[For this year’s installment of my annual April Fool’s Day series, I wanted to AmericanStudy some 19th century humorists. I’d love to hear your humorous responses and nominations in comments. I’m serious!]
On the writer and story that are funny, wise, and anything but narrow.
For a long time, late 19th century local color writing—and specifically women’s local color writing—and even more specifically New England women’s local color writing—was dismissed by many scholars as narrow and parochial, historically and socially representative but not particularly significant in broader, lasting, literary terms. Over the last few decades, many scholars have pushed back on those ideas, seeking to redefine the writing as “regionalist” rather than local color and to recover and re-read many of the individual authors and works within that tradition. Yet outside of academia, I don’t know that such efforts have led to nearly enough public consciousness of these writers—and if I were to make the case for why they should, I might well start with the very talented New England regionalist Mary E. Wilkins Freeman (1852-1930).
Freeman’s prolific career and prodigious talents were certainly recognized in her own era, as she was awarded the 1925 William Dean Howells Medal for distinction in fiction and in the following year became part of the first group of women elected to the National Institute of Arts and Letters. While she began her career writing children’s stories, and published works in multiple genres, it was her local color short stories for adults, collected in volumes including A Humble Romance and Other Stories (1887), A New England Nun and Other Stories (1891), Silence and Other Stories (1898), and The Givers (1904), that most established her reputation and these culminating accomplishments. And yet in the half-century after her death those same stories came to many scholars to represent Freeman’s limited scope, interests, and talents, and thus to categorize her as precisely an example of a once hugely successful local color writer whose works now retain only historical or social interest.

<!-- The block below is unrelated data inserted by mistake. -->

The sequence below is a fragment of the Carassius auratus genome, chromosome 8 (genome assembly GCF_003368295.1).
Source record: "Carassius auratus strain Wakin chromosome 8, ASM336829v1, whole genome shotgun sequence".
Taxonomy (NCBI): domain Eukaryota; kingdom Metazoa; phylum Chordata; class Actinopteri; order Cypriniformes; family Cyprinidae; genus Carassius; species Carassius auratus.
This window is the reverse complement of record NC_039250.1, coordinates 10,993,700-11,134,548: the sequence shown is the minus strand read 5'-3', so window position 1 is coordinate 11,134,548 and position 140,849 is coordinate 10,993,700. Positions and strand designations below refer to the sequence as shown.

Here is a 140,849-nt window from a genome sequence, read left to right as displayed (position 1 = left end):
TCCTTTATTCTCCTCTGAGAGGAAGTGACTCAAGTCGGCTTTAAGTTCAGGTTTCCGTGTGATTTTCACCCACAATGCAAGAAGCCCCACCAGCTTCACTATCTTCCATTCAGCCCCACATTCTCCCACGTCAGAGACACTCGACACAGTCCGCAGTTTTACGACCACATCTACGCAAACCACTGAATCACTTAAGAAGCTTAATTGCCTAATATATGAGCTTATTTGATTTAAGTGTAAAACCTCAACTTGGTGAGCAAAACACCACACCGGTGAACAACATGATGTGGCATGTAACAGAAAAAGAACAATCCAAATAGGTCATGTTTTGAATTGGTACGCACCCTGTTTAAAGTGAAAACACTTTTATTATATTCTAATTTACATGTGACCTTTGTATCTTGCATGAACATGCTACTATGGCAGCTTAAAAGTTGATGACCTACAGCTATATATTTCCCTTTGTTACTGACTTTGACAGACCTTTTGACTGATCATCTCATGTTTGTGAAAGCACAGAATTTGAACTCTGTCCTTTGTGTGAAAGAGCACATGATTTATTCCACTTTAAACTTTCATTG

I could push back on those ideas and make the case for Freeman in any number of ways (as have many of the scholars I mentioned in my first paragraph), but I don’t know that there’s a better way to do so than to ask you to read my favorite Freeman story, “The Revolt of Mother” (1890). “Revolt” has all the hallmarks of New England local color, from its setting on a New England farm to its characters’ dialect voices; like most local fiction more broadly, the story’s tone is mostly light and witty, with surprising character and plot twists leading to an unexpected conclusion. None of those are bad things nor disqualify the work from literary significance, of course—in fact, they make it engaging for readers, a goal of just about any author in any genre. But Freeman’s story is at the same time deeply wise in its portrayals of every member of its focal family, individually, as a community, and in their histories and evolving present and future identities. It reveals a great deal about its particular historical and social setting, about gender and marriage, about parenting and generational change, and about human nature at its most flawed and its most hopeful. In short, it does just about everything great literature and art can do, and does it all well.
Next humorist tomorrow,
PS. What do you think? Other humorists you’d highlight?
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